Chicago, Ill.--The interaction of sex, age and ethnicity has a significant impact on overall survival in metastatic colorectal cancer (MCRC) patients, a study led by researchers at the University of Southern California (USC) and USC/Norris Comprehensive Cancer Center suggests.
While age and ethnicity are well-established factors that impact survival in colorectal cancer, the study found that gender also plays an important role in overall survival, says Andrew Hendifar, M.D., MPH, fellow in the division of hematology/oncology at the Keck School of Medicine of USC and lead author of the study. Researchers found that pre-menopausal women with metastatic colorectal cancer (18-44 years old) lived longer than younger men, while older women (75 and older) had significantly worse overall survival than older men.
The results of the study will be presented at a poster discussion Sunday, June 1, at the 2008 annual meeting of the American Society of Clinical Oncology (ASCO) held at McCormick Place in Chicago.
The study adds to the growing evidence that female hormones are protective for colon cancer, researchers say.
"This study provides further evidence that estrogen may play an important role not only in colon cancer development but also progression of the disease, and may impact how we develop therapies for women and men with colon cancer," says Heinz-Josef Lenz, M.D., professor of medicine at the Keck School of Medicine and a senior investigator on the study.
Researchers screened 56,598 patients with metastatic colorectal cancer from 1988 to 2003, using the Surveillance, Epidemiology and End Results (SEER) registry. Models were created using the patients' age at diagnosis, sex, ethnicity and overall survival. Independent of age, there were no survival differences between men and women with MCRC. However, when age was added to the model, sex became significantly associated with survival across all ethnicities.
Researchers also found that certain ethnicities had better overall survival than others. Namely, Hispanics and Asians have better outcomes than Caucasians and African-Americans. Further studies in this area should look at how certain diets or specific surroundings contribute to the development of colorectal cancer, Hendifar notes.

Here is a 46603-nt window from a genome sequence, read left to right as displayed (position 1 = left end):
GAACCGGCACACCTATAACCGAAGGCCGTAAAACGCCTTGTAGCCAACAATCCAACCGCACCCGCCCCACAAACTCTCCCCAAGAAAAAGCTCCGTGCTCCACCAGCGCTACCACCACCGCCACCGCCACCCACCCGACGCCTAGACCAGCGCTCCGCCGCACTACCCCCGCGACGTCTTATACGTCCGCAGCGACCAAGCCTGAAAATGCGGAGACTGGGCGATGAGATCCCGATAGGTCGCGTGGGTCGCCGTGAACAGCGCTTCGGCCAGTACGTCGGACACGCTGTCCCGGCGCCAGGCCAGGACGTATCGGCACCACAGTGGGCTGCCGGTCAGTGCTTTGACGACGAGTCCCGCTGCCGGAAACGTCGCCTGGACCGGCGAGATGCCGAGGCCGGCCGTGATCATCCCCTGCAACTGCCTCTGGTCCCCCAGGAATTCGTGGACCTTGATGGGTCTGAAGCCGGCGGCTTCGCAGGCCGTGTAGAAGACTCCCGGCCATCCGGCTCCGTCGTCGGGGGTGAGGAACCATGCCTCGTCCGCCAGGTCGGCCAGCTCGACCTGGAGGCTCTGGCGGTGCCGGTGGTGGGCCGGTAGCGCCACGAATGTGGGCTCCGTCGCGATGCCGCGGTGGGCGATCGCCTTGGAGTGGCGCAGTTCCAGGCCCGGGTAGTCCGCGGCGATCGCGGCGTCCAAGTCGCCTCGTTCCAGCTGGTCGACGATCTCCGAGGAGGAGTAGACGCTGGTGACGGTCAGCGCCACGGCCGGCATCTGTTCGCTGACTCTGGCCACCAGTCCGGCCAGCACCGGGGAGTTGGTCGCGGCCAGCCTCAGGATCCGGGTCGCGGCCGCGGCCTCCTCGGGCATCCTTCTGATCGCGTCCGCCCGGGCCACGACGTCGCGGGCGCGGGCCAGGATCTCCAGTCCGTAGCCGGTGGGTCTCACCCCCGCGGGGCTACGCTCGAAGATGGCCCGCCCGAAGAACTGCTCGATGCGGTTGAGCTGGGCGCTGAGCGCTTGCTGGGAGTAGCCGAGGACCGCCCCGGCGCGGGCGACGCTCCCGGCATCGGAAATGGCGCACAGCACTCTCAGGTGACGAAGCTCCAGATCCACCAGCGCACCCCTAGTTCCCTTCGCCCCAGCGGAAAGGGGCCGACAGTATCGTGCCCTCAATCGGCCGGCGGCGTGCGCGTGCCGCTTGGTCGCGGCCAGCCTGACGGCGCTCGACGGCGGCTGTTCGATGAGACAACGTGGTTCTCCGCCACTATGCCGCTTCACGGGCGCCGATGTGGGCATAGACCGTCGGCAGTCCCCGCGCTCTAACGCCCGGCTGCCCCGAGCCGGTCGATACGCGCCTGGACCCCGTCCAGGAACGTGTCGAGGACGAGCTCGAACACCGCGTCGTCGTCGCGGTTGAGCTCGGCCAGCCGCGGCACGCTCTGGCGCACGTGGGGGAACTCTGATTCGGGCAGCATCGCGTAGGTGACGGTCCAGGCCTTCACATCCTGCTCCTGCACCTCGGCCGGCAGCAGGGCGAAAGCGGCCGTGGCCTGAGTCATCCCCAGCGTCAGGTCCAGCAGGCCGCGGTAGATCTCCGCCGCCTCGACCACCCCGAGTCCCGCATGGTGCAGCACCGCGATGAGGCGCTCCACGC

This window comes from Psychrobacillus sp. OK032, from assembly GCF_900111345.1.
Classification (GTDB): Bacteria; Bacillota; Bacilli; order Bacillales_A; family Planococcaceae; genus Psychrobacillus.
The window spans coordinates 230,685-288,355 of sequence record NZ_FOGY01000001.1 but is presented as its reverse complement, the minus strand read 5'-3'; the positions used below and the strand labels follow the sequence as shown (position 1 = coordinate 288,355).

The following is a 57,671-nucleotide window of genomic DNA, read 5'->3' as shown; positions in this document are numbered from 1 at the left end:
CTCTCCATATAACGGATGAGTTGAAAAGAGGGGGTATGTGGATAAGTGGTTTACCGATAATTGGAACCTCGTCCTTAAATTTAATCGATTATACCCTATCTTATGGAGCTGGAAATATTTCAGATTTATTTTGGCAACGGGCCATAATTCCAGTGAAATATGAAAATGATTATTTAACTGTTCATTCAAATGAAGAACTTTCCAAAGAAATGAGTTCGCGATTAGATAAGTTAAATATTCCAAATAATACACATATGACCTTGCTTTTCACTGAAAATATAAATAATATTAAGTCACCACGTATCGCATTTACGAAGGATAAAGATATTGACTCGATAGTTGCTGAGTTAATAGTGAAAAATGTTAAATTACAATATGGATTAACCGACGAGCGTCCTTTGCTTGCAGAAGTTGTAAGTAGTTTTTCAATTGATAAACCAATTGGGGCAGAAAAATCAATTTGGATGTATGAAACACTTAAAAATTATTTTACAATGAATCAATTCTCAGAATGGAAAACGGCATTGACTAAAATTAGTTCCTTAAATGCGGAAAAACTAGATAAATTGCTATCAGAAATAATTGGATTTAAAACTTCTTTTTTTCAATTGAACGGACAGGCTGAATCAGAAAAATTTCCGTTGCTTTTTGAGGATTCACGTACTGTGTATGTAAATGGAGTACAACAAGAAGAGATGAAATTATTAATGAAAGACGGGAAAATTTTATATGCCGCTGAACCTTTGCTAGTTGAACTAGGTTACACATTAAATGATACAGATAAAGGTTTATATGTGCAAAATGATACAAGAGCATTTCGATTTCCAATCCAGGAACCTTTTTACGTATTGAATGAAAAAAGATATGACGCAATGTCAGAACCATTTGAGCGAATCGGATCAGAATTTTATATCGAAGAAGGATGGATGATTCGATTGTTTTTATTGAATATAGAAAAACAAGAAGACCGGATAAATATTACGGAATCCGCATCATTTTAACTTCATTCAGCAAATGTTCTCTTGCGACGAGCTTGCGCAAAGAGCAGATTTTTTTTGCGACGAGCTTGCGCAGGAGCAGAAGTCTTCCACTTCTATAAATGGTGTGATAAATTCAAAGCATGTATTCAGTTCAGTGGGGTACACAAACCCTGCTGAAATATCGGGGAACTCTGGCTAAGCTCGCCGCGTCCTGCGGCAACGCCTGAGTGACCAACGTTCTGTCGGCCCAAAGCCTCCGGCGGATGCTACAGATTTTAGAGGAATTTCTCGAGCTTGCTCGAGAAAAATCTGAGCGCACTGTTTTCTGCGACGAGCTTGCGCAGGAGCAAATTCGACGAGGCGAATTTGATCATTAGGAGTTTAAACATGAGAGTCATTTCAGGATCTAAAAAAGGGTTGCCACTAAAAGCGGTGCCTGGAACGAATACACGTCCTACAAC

"The data warrant further studies to determine the role of estrogen and ethnicity in colorectal cancer development," he says. "In the future, we may tailor different treatments for men and women."
The study was funded by grants in honor of Sharon A. Carpenter and from the Dhont Family Foundation. Results will be presented on Sunday, June 1 at 11 a.m. CT in the poster discussion, "Gastrointestinal (Colorectal) Cancer."
A.E. Hendifar, G. Lurje, F. Lenz, A. Pohl, P. Manegold, K. Togawa, H. Husain, H. Lenz, D. Yang, "Sex, age and ethnicity are associated with survival in metatstatic colorectal cancer." Abstract # 4015.
About the Keck School of Medicine of USC
The Keck School of Medicine of USC trains tomorrow's leaders in patient care and biomedical research and provides advanced health care to the people of Southern California. Increasingly, the Keck School of Medicine of USC is expanding its biomedical research enterprise and, in so doing, raising its profile as a premier medical school.
Since 1973, the USC/Norris Comprehensive Cancer Center has emerged as a major regional and national is a leader in cancer research, with nearly 200 members investigating the complex origins and progression of cancer, developing prevention strategies and searching for cures. USC/Norris is designated by the National Cancer Institute as one of the nation's 39 comprehensive cancer centers.